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Powerboats to invade bay area this fall

Powerboat racing promoters have overlooked Tampa as a racing venue _ until now. The world's fastest speedboats will roar across Hillsborough Bay the week after Thanksgiving and tunnel boats will navigate a course in the narrow channels just south of downtown this weekend.

The Offshore Professional Tour, which features the world's biggest and fastest racing boats, on Tuesday announced plans to bring its two-race world championship series to Tampa from Nov. 28 through Dec. 1. Actors Don Johnson of Miami Vice and Chuck Norris, star of the movie Missing In Action, are expected to compete.

"We're pretty sure Tampa is going to be a very, very fast course," said Lloyd Gootenberg, a throttleman on the 47-foot superboat, Lucky Strike. "I predict that at least for a few laps, you're going to see some records broken." Johnson set a single-lap speed record of 127.3 mph in his 50-foot superboat earlier this year.

The Tampa course will run from Davis Islands toward Bayshore Boulevard, past Ballast Point Pier and MacDill Air Force Base to Apollo Beach and back to Davis Islands.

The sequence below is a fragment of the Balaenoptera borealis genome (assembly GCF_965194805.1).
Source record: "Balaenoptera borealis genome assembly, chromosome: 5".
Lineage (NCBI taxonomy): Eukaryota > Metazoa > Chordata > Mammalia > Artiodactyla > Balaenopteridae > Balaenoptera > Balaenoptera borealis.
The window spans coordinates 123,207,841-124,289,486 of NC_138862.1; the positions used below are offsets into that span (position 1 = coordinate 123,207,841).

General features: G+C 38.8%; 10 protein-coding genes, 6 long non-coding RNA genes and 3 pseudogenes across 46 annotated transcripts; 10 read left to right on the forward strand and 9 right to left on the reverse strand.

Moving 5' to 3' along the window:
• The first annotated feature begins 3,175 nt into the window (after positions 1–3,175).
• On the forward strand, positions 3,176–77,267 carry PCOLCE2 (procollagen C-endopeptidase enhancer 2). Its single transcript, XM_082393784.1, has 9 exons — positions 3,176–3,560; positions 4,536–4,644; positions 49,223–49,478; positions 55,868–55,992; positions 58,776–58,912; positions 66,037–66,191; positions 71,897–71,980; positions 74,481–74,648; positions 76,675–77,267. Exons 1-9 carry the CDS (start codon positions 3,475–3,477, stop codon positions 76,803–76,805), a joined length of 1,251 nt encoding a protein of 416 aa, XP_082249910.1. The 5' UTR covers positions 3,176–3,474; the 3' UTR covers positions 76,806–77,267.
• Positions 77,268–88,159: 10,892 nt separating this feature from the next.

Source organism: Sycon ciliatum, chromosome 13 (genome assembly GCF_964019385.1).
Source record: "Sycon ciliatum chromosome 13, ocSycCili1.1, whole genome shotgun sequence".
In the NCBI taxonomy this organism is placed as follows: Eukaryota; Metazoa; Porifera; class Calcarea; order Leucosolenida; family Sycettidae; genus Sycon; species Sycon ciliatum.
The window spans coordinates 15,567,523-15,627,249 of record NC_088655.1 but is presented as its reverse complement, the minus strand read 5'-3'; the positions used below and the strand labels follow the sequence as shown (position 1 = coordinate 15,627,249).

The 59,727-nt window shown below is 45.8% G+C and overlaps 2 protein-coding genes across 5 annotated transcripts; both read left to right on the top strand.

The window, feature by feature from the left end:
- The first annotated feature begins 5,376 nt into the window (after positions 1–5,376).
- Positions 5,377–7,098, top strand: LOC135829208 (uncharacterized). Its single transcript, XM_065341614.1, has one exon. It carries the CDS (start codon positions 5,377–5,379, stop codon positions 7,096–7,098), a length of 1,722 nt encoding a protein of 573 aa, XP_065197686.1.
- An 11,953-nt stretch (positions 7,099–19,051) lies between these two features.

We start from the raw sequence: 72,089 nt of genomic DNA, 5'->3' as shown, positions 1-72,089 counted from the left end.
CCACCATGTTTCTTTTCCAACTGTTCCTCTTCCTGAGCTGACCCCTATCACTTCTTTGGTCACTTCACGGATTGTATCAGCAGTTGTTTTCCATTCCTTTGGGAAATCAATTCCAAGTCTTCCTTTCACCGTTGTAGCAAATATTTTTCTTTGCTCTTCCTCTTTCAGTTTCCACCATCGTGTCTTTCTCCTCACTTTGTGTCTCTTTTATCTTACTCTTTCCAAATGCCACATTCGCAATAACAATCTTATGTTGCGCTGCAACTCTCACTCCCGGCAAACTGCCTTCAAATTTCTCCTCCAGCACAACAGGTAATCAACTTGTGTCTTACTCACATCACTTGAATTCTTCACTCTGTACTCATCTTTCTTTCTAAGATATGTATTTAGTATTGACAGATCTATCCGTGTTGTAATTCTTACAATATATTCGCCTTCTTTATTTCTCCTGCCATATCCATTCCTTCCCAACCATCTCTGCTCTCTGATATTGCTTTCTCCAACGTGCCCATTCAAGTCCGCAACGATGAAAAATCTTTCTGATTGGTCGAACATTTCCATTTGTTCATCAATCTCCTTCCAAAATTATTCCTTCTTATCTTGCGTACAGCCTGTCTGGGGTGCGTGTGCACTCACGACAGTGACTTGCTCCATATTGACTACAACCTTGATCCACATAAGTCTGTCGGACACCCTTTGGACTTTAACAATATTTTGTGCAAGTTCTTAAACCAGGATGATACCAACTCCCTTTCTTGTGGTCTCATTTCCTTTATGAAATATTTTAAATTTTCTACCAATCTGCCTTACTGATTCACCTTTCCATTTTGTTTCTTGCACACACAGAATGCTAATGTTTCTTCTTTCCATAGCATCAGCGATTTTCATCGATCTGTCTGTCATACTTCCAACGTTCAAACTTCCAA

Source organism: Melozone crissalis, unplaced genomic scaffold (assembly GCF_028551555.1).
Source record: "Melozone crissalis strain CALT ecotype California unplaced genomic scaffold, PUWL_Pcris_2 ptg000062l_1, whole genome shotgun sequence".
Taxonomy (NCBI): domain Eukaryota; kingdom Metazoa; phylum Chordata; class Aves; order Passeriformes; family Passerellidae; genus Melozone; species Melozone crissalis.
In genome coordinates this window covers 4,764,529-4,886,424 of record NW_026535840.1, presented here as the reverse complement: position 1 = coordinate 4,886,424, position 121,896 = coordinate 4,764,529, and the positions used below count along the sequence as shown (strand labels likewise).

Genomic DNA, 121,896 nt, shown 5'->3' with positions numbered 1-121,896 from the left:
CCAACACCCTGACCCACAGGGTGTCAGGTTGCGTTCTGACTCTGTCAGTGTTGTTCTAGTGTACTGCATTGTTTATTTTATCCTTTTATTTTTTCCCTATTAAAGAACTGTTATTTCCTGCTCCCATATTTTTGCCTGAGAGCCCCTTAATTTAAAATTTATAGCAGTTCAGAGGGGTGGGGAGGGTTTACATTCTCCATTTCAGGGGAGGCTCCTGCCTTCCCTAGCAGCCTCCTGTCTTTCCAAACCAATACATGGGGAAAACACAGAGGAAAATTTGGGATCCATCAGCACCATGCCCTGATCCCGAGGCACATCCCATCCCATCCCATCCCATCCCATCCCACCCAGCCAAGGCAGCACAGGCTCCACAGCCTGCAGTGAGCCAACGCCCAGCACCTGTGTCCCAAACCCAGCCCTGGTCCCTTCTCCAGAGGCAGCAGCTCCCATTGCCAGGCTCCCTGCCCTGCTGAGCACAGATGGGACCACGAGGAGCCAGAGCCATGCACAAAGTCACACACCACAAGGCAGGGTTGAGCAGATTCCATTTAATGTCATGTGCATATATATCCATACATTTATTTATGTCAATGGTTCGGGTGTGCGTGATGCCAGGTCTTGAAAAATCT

"We have designed a course for the maximum number of spectators," said John Carbonell, executive director of the tour. "With the natural viewing stadium we have, Tampa is the most viewing of any race we have." He said he expects the race to attract 100,000 spectators.

This weekend, the American Power Boat Association is holding the premiere of the Tampa Challenge off Harbour Island. The event will feature two classes of tunnel boats, outboard crafts with enclosed cockpits designed for one person, in the final event of the association's season. The national championship and national points title are at stake.

The races will begin at 1 p.m. Saturday and Sunday on a one-mile course in the Garrison and Seddon channels between the Tampa Convention Center, Tampa General Hospital and Harbour Island. The SST140 boats are 18 feet long and can go as fast as 115 miles an hour, but can race in the tight confines of the channel near downtown because they are extremely maneuverable.

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